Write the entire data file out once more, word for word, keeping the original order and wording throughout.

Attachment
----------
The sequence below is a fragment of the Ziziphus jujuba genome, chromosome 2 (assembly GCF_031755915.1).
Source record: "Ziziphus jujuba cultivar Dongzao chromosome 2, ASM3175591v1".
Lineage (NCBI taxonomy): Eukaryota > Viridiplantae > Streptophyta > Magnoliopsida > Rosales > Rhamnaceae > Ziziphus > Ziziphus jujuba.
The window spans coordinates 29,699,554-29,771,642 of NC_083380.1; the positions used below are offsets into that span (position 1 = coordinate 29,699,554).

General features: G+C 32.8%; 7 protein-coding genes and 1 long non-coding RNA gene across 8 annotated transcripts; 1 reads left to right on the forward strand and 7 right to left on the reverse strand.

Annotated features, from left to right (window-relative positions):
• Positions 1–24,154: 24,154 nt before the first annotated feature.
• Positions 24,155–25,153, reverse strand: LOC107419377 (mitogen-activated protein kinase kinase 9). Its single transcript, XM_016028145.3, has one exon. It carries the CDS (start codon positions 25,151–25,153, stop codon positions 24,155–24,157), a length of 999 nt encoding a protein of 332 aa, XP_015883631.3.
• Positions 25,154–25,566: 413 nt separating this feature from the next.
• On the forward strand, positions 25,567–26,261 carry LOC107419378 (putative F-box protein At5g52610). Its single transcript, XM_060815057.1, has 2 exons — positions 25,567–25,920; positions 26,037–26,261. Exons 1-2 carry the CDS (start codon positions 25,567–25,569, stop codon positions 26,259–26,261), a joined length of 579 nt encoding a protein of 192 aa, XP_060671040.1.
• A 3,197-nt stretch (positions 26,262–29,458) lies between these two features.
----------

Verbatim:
The sequence below is a fragment of the Ziziphus jujuba genome, chromosome 2 (assembly GCF_031755915.1).
Source record: "Ziziphus jujuba cultivar Dongzao chromosome 2, ASM3175591v1".
Lineage (NCBI taxonomy): Eukaryota > Viridiplantae > Streptophyta > Magnoliopsida > Rosales > Rhamnaceae > Ziziphus > Ziziphus jujuba.
The window spans coordinates 29,699,554-29,771,642 of NC_083380.1; the positions used below are offsets into that span (position 1 = coordinate 29,699,554).

General features: G+C 32.8%; 7 protein-coding genes and 1 long non-coding RNA gene across 8 annotated transcripts; 1 reads left to right on the forward strand and 7 right to left on the reverse strand.

Annotated features, from left to right (window-relative positions):
• Positions 1–24,154: 24,154 nt before the first annotated feature.
• Positions 24,155–25,153, reverse strand: LOC107419377 (mitogen-activated protein kinase kinase 9). Its single transcript, XM_016028145.3, has one exon. It carries the CDS (start codon positions 25,151–25,153, stop codon positions 24,155–24,157), a length of 999 nt encoding a protein of 332 aa, XP_015883631.3.
• Positions 25,154–25,566: 413 nt separating this feature from the next.
• On the forward strand, positions 25,567–26,261 carry LOC107419378 (putative F-box protein At5g52610). Its single transcript, XM_060815057.1, has 2 exons — positions 25,567–25,920; positions 26,037–26,261. Exons 1-2 carry the CDS (start codon positions 25,567–25,569, stop codon positions 26,259–26,261), a joined length of 579 nt encoding a protein of 192 aa, XP_060671040.1.
• A 3,197-nt stretch (positions 26,262–29,458) lies between these two features.